A federal judge in San Francisco ruled on Tuesday that President Trump's executive order threatening to cut funding from "sanctuary cities" and attempting to deputize local law enforcement to carry out immigration enforcement is unconstitutional.
For officials in Seattle and King County, both of which have been threatened by the Trump administration over ordinances that prohibit employees from asking about a person's immigration status, Judge William Orrick's ruling affirmed their position.
"It's bullying, it's intimidation, and this is the court recognizing that it's illegal to be making threats to pull grant funding," King County Council chair Joe McDermott said on Tuesday. "And, as I've said the whole time, King County complies with federal code."
Last week, King County officials received a letter from the Department of Justice threatening to withhold federal grants. The King County Prosecuting Attorney's Office offered a cautious response to Orrick's ruling.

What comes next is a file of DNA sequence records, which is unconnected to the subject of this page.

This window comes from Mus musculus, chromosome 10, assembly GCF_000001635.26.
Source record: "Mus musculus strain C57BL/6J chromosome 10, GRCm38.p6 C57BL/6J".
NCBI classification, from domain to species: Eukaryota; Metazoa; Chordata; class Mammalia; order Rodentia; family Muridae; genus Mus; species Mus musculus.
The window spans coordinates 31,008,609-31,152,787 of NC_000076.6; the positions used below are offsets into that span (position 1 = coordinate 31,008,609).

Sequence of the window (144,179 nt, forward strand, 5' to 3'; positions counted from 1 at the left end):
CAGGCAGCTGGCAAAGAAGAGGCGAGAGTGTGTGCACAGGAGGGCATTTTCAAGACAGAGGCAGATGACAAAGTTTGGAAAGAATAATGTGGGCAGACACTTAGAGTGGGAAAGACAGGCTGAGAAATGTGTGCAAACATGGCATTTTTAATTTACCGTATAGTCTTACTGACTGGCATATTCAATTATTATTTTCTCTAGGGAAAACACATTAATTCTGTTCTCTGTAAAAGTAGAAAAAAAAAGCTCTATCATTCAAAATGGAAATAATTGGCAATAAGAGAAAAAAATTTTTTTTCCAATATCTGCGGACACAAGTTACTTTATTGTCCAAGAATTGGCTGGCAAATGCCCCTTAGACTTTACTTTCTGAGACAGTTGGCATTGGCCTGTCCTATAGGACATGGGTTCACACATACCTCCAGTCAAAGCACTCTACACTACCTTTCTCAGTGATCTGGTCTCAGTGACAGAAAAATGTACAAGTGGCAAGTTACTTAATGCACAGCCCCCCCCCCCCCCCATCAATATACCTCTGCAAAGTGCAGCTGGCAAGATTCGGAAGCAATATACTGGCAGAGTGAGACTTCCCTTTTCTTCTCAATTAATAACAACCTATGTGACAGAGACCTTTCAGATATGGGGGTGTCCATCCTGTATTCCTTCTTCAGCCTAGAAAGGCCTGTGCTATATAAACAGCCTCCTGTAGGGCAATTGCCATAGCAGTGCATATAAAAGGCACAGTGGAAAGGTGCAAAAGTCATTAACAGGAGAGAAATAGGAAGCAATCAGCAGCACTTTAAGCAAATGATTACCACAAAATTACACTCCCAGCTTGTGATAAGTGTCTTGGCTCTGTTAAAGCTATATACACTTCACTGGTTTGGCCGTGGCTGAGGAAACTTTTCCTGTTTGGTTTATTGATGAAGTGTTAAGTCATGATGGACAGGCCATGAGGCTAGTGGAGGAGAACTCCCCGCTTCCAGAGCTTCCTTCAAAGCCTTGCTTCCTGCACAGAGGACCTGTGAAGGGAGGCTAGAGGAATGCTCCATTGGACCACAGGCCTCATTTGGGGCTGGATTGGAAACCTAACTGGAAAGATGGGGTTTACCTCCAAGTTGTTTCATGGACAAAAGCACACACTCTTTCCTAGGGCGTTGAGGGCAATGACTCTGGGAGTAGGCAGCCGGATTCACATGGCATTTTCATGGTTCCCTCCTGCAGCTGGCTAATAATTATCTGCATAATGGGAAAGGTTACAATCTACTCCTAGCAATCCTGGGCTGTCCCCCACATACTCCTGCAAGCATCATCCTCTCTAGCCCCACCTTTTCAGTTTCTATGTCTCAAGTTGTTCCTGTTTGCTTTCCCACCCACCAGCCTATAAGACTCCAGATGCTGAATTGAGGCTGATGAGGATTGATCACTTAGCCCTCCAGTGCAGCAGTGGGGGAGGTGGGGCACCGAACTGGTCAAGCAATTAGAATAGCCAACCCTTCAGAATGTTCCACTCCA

"It remains to be seen if the Department of Justice is dissuaded by court rulings like the one issued today," King County Prosecuting Attorney Dan Satterberg said by e-mail on Tuesday.
In March, the City of Seattle sued the Trump administration over similar threats. The city argued that forcing local governments to enforce federal law is unconstitutional, and that Seattle, like King County, already does comply with information sharing with the federal government under US Code 1373.
"We are pleased with Judge Orrick’s decision," deputy city attorney John Schochet said. "This decision validates the position we’ve taken in the sanctuary cities lawsuit we filed together with the City of Portland, which has been stayed pending the outcome of the Santa Clara case."